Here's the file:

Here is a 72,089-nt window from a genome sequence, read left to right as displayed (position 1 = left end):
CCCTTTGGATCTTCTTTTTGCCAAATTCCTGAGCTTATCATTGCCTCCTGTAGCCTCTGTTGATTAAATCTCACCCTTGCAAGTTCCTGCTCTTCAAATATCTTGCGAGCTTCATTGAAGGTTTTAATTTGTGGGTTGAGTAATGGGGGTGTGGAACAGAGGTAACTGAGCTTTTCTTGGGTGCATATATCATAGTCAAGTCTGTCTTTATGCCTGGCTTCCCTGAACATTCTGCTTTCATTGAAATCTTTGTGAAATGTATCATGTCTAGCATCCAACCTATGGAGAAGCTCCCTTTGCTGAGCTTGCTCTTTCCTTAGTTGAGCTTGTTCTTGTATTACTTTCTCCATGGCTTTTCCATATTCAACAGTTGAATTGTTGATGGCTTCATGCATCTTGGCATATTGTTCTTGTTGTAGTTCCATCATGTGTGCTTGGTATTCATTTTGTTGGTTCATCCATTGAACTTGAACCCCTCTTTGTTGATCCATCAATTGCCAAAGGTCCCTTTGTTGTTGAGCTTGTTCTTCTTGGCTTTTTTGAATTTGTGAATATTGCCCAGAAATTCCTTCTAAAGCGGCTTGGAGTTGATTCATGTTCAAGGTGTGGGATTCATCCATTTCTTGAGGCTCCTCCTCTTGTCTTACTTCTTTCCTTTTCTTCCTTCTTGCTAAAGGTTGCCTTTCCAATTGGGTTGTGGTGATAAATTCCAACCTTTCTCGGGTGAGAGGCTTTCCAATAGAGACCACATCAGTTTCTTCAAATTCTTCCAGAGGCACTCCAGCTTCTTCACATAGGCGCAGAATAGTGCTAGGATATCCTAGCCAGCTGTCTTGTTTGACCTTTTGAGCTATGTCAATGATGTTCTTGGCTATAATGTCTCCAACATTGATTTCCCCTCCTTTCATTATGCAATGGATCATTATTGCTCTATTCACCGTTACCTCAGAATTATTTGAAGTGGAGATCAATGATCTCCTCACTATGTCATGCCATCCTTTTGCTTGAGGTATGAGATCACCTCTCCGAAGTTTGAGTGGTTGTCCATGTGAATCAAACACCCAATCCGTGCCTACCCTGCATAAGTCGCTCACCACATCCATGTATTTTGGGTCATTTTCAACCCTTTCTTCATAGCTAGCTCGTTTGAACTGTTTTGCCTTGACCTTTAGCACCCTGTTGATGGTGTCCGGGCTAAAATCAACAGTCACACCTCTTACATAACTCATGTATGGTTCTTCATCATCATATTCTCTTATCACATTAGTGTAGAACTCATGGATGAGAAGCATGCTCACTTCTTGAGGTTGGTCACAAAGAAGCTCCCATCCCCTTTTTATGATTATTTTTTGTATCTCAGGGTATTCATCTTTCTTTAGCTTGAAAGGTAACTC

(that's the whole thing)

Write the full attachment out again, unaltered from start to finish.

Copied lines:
Here is a 72,089-nt window from a genome sequence, read left to right as displayed (position 1 = left end):
CCCTTTGGATCTTCTTTTTGCCAAATTCCTGAGCTTATCATTGCCTCCTGTAGCCTCTGTTGATTAAATCTCACCCTTGCAAGTTCCTGCTCTTCAAATATCTTGCGAGCTTCATTGAAGGTTTTAATTTGTGGGTTGAGTAATGGGGGTGTGGAACAGAGGTAACTGAGCTTTTCTTGGGTGCATATATCATAGTCAAGTCTGTCTTTATGCCTGGCTTCCCTGAACATTCTGCTTTCATTGAAATCTTTGTGAAATGTATCATGTCTAGCATCCAACCTATGGAGAAGCTCCCTTTGCTGAGCTTGCTCTTTCCTTAGTTGAGCTTGTTCTTGTATTACTTTCTCCATGGCTTTTCCATATTCAACAGTTGAATTGTTGATGGCTTCATGCATCTTGGCATATTGTTCTTGTTGTAGTTCCATCATGTGTGCTTGGTATTCATTTTGTTGGTTCATCCATTGAACTTGAACCCCTCTTTGTTGATCCATCAATTGCCAAAGGTCCCTTTGTTGTTGAGCTTGTTCTTCTTGGCTTTTTTGAATTTGTGAATATTGCCCAGAAATTCCTTCTAAAGCGGCTTGGAGTTGATTCATGTTCAAGGTGTGGGATTCATCCATTTCTTGAGGCTCCTCCTCTTGTCTTACTTCTTTCCTTTTCTTCCTTCTTGCTAAAGGTTGCCTTTCCAATTGGGTTGTGGTGATAAATTCCAACCTTTCTCGGGTGAGAGGCTTTCCAATAGAGACCACATCAGTTTCTTCAAATTCTTCCAGAGGCACTCCAGCTTCTTCACATAGGCGCAGAATAGTGCTAGGATATCCTAGCCAGCTGTCTTGTTTGACCTTTTGAGCTATGTCAATGATGTTCTTGGCTATAATGTCTCCAACATTGATTTCCCCTCCTTTCATTATGCAATGGATCATTATTGCTCTATTCACCGTTACCTCAGAATTATTTGAAGTGGAGATCAATGATCTCCTCACTATGTCATGCCATCCTTTTGCTTGAGGTATGAGATCACCTCTCCGAAGTTTGAGTGGTTGTCCATGTGAATCAAACACCCAATCCGTGCCTACCCTGCATAAGTCGCTCACCACATCCATGTATTTTGGGTCATTTTCAACCCTTTCTTCATAGCTAGCTCGTTTGAACTGTTTTGCCTTGACCTTTAGCACCCTGTTGATGGTGTCCGGGCTAAAATCAACAGTCACACCTCTTACATAACTCATGTATGGTTCTTCATCATCATATTCTCTTATCACATTAGTGTAGAACTCATGGATGAGAAGCATGCTCACTTCTTGAGGTTGGTCACAAAGAAGCTCCCATCCCCTTTTTATGATTATTTTTTGTATCTCAGGGTATTCATCTTTCTTTAGCTTGAAAGGTAACTC